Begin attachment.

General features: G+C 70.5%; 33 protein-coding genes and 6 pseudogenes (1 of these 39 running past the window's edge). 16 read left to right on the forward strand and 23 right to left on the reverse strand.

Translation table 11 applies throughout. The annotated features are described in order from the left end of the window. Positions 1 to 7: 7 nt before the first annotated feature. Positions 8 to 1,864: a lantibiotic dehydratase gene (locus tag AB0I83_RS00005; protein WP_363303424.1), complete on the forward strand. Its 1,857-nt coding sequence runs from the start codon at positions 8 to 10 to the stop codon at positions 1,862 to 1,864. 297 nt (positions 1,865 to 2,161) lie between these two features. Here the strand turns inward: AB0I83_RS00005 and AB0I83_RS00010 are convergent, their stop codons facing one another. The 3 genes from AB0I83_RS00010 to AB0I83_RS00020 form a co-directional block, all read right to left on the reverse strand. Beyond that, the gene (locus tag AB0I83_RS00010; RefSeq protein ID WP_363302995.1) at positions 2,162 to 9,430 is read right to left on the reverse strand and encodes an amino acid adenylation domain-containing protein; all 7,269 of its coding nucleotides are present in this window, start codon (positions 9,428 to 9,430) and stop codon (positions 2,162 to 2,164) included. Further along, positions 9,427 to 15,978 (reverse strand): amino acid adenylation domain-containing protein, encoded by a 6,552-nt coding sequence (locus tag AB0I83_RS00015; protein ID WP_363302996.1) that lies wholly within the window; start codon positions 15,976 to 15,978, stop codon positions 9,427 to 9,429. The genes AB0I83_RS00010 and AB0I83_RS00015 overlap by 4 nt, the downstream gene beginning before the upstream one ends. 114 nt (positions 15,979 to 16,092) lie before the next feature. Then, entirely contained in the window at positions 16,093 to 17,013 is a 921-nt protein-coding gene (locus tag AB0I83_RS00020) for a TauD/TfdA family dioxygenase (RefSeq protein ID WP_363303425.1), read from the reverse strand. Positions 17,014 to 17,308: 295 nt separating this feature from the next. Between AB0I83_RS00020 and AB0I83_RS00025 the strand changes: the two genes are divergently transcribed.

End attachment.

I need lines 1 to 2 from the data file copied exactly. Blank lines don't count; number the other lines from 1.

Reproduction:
General features: G+C 70.5%; 33 protein-coding genes and 6 pseudogenes (1 of these 39 running past the window's edge). 16 read left to right on the forward strand and 23 right to left on the reverse strand.

Translation table 11 applies throughout. The annotated features are described in order from the left end of the window. Positions 1 to 7: 7 nt before the first annotated feature. Positions 8 to 1,864: a lantibiotic dehydratase gene (locus tag AB0I83_RS00005; protein WP_363303424.1), complete on the forward strand. Its 1,857-nt coding sequence runs from the start codon at positions 8 to 10 to the stop codon at positions 1,862 to 1,864. 297 nt (positions 1,865 to 2,161) lie between these two features. Here the strand turns inward: AB0I83_RS00005 and AB0I83_RS00010 are convergent, their stop codons facing one another. The 3 genes from AB0I83_RS00010 to AB0I83_RS00020 form a co-directional block, all read right to left on the reverse strand. Beyond that, the gene (locus tag AB0I83_RS00010; RefSeq protein ID WP_363302995.1) at positions 2,162 to 9,430 is read right to left on the reverse strand and encodes an amino acid adenylation domain-containing protein; all 7,269 of its coding nucleotides are present in this window, start codon (positions 9,428 to 9,430) and stop codon (positions 2,162 to 2,164) included. Further along, positions 9,427 to 15,978 (reverse strand): amino acid adenylation domain-containing protein, encoded by a 6,552-nt coding sequence (locus tag AB0I83_RS00015; protein ID WP_363302996.1) that lies wholly within the window; start codon positions 15,976 to 15,978, stop codon positions 9,427 to 9,429. The genes AB0I83_RS00010 and AB0I83_RS00015 overlap by 4 nt, the downstream gene beginning before the upstream one ends. 114 nt (positions 15,979 to 16,092) lie before the next feature. Then, entirely contained in the window at positions 16,093 to 17,013 is a 921-nt protein-coding gene (locus tag AB0I83_RS00020) for a TauD/TfdA family dioxygenase (RefSeq protein ID WP_363303425.1), read from the reverse strand. Positions 17,014 to 17,308: 295 nt separating this feature from the next. Between AB0I83_RS00020 and AB0I83_RS00025 the strand changes: the two genes are divergently transcribed.